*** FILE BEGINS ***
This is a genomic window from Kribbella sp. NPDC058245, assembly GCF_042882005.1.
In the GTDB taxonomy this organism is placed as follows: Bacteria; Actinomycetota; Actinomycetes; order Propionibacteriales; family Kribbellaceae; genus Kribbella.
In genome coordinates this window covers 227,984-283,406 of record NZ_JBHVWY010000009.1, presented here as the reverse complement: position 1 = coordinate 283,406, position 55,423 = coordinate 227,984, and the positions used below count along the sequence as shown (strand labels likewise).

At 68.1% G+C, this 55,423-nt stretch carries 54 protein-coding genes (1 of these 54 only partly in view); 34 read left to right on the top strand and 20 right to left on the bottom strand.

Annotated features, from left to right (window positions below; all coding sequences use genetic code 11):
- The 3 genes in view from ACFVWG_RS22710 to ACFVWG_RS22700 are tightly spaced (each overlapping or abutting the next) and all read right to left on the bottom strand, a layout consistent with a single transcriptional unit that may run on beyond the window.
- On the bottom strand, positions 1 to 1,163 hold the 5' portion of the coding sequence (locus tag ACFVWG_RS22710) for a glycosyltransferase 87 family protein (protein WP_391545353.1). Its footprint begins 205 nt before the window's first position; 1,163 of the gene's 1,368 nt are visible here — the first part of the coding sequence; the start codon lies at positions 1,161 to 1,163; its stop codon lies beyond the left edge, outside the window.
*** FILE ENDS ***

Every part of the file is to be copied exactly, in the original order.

This is a genomic window from Kribbella sp. NPDC058245, assembly GCF_042882005.1.
In the GTDB taxonomy this organism is placed as follows: Bacteria; Actinomycetota; Actinomycetes; order Propionibacteriales; family Kribbellaceae; genus Kribbella.
In genome coordinates this window covers 227,984-283,406 of record NZ_JBHVWY010000009.1, presented here as the reverse complement: position 1 = coordinate 283,406, position 55,423 = coordinate 227,984, and the positions used below count along the sequence as shown (strand labels likewise).

At 68.1% G+C, this 55,423-nt stretch carries 54 protein-coding genes (1 of these 54 only partly in view); 34 read left to right on the top strand and 20 right to left on the bottom strand.

Annotated features, from left to right (window positions below; all coding sequences use genetic code 11):
- The 3 genes in view from ACFVWG_RS22710 to ACFVWG_RS22700 are tightly spaced (each overlapping or abutting the next) and all read right to left on the bottom strand, a layout consistent with a single transcriptional unit that may run on beyond the window.
- On the bottom strand, positions 1 to 1,163 hold the 5' portion of the coding sequence (locus tag ACFVWG_RS22710) for a glycosyltransferase 87 family protein (protein WP_391545353.1). Its footprint begins 205 nt before the window's first position; 1,163 of the gene's 1,368 nt are visible here — the first part of the coding sequence; the start codon lies at positions 1,161 to 1,163; its stop codon lies beyond the left edge, outside the window.